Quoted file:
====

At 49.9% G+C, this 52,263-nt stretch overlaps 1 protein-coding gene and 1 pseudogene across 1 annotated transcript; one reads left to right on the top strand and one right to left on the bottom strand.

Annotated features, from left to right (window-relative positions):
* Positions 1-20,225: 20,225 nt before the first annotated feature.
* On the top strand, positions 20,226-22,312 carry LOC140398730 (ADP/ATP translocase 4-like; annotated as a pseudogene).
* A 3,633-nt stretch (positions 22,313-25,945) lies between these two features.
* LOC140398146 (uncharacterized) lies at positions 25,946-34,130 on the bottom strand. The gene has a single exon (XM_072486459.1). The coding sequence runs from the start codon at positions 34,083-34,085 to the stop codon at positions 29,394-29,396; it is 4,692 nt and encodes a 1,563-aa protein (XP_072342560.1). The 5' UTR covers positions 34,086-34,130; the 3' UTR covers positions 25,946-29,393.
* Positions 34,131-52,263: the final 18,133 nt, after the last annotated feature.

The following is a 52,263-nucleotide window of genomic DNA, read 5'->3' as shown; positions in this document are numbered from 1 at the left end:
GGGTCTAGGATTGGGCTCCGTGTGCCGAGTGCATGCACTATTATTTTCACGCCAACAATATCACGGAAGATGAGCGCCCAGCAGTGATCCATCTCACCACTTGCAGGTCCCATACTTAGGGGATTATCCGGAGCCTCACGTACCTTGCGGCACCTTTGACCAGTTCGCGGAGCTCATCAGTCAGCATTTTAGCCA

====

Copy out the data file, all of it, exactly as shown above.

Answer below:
At 49.9% G+C, this 52,263-nt stretch overlaps 1 protein-coding gene and 1 pseudogene across 1 annotated transcript; one reads left to right on the top strand and one right to left on the bottom strand.

Annotated features, from left to right (window-relative positions):
* Positions 1-20,225: 20,225 nt before the first annotated feature.
* On the top strand, positions 20,226-22,312 carry LOC140398730 (ADP/ATP translocase 4-like; annotated as a pseudogene).
* A 3,633-nt stretch (positions 22,313-25,945) lies between these two features.
* LOC140398146 (uncharacterized) lies at positions 25,946-34,130 on the bottom strand. The gene has a single exon (XM_072486459.1). The coding sequence runs from the start codon at positions 34,083-34,085 to the stop codon at positions 29,394-29,396; it is 4,692 nt and encodes a 1,563-aa protein (XP_072342560.1). The 5' UTR covers positions 34,086-34,130; the 3' UTR covers positions 25,946-29,393.
* Positions 34,131-52,263: the final 18,133 nt, after the last annotated feature.

The following is a 52,263-nucleotide window of genomic DNA, read 5'->3' as shown; positions in this document are numbered from 1 at the left end:
GGGTCTAGGATTGGGCTCCGTGTGCCGAGTGCATGCACTATTATTTTCACGCCAACAATATCACGGAAGATGAGCGCCCAGCAGTGATCCATCTCACCACTTGCAGGTCCCATACTTAGGGGATTATCCGGAGCCTCACGTACCTTGCGGCACCTTTGACCAGTTCGCGGAGCTCATCAGTCAGCATTTTAGCCA